Hillary Clinton puts energy security high on transatlantic agenda
By Brian Beary in Washington | Wednesday 14 January 2009
As EU anxiety over the security of its imported gas mounts in the ongoing Russia-Ukraine dispute, the next US Secretary of State, Hillary Clinton, has said this matter will be a priority in her dealings with Europe. “We need a broader framework to talk about energy security” with the EU and Russia, Clinton told US senators in Washington, on 13 January, at her confirmation hearing. She plans to have the issue discussed during her initial visits to Europe as secretary of state - both with EU foreign ministers and at the NATO summit, in April.
“It is a significant security challenge that we ignore at our peril,” she said, responding to concerns raised by Republican senators about the growing influence Russia is having on Europe due to its control of energy supplies. Clinton announced she would create an energy security coordinator within the State Department to work with Europe to try to make it less vulnerable to interruptions in energy supply. Richard Lugar, the top Republican on the Senate Foreign Relations Committee, accused Europe of having mishandled the issue, saying “we are more worried about their energy problems than they are”. He asked Clinton if she supported invoking Article 5 of the NATO Charter - which says an attack on one member is an attack on all - should countries cut off supplies. Clinton was non-committal, saying it “may or not be” the solution.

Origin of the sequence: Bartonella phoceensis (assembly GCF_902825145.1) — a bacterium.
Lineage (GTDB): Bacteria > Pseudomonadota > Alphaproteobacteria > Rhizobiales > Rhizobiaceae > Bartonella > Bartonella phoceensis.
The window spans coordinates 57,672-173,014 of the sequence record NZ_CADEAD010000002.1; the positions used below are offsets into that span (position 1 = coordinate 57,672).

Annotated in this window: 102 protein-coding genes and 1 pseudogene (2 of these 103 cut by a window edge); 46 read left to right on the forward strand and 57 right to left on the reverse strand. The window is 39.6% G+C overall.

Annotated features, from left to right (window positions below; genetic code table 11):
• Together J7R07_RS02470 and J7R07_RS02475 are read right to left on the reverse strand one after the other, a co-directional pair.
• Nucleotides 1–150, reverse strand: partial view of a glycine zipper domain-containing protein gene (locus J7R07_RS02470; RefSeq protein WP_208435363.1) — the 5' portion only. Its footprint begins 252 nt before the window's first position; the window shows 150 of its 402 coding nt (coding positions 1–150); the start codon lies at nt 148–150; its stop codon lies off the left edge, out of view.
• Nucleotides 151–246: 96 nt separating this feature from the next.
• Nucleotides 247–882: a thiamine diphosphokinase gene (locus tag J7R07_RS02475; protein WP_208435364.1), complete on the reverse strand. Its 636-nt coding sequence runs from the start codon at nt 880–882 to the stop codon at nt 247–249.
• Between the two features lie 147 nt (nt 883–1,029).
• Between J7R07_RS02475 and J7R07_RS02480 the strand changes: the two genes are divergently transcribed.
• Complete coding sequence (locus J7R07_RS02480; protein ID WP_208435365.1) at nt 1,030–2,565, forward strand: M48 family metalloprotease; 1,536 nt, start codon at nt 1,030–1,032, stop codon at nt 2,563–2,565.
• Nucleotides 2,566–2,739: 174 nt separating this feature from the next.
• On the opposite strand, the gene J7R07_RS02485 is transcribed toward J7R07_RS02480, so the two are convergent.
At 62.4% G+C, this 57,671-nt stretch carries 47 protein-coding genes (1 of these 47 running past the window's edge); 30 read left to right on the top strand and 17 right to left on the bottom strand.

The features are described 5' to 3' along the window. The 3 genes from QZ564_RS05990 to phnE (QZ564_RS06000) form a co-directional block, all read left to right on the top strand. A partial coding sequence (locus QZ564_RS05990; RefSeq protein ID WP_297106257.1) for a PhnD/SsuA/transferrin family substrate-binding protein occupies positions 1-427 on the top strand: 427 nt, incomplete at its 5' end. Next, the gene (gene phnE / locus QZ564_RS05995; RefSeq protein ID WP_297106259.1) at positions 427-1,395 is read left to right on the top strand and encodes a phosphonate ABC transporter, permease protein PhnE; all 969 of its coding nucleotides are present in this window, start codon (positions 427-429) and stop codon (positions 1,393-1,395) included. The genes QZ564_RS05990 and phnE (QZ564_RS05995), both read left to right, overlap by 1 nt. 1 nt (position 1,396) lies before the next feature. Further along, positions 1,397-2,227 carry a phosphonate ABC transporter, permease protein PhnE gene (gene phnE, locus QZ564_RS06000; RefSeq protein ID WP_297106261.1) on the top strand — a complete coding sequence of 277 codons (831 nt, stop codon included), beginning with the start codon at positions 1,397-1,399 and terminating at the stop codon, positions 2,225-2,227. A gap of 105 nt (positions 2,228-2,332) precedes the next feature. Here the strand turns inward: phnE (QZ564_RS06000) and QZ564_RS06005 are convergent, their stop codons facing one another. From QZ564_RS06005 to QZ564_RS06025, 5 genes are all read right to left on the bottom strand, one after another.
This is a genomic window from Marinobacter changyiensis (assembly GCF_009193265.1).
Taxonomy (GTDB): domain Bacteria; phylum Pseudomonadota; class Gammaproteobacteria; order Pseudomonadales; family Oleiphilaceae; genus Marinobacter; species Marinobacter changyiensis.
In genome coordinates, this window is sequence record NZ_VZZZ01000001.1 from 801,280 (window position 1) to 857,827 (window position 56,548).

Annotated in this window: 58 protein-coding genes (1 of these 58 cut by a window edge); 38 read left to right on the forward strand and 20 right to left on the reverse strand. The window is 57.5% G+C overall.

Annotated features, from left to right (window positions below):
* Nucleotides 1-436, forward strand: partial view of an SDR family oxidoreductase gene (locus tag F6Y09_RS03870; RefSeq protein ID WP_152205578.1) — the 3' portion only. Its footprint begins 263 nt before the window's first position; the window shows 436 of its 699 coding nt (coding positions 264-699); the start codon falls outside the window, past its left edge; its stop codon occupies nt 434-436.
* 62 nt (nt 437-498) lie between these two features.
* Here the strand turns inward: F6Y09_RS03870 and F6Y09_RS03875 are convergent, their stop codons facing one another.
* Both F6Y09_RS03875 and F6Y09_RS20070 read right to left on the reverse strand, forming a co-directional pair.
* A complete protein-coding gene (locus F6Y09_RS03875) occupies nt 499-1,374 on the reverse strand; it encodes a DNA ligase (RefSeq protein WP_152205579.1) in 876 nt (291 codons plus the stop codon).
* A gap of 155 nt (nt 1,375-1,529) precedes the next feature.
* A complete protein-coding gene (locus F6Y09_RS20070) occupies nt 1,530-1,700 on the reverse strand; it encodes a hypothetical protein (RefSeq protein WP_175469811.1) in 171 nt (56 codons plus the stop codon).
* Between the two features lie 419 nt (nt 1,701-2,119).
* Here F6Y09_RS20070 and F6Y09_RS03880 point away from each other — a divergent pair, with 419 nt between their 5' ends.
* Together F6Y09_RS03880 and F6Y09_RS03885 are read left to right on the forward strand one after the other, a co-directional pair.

PRAGMATISM, NOT IDEOLOGY
The Senate’s confirmation of the former first lady as Washington’s top diplomat looked certain, as she gave a confident performance that was warmly received by her Senate colleagues. Outlining her future vision, Clinton said “foreign policy must be based on a marriage of principle and pragmatism, not rigid ideology”. She added that “we will lead with diplomacy [...] But we also know that military force will sometimes be necessary”. Turning to Europe, the New York senator said “our traditional relationship of confidence and trust with Europe will be deepened. Disagreements are inevitable, even among the closest friends, but on most global issues we have no more trusted allies”.
On the Israeli-Palestinian conflict, Clinton reiterated America’s steadfast support for Tel Aviv, saying “we are deeply sympathetic to Israel’s desire to defend itself”. As for the Palestinians, she said she would not negotiate with Hamas unless they renounced violence, recognised Israel and promised to abide by past agreements, adding this position “is absolute”. In Afghanistan, she advocated a “more for more” policy, meaning if the US decided to send in more forces, its NATO allies should do likewise. She was especially keen to boost civilian and development operations in Afghanistan. On Iran, she said “what we tried has not worked” but that it had not yet been decided if she personally would engage Tehran - or Syria for that matter. On Iraq, Clinton said the US would begin withdrawing troops in June 2009. n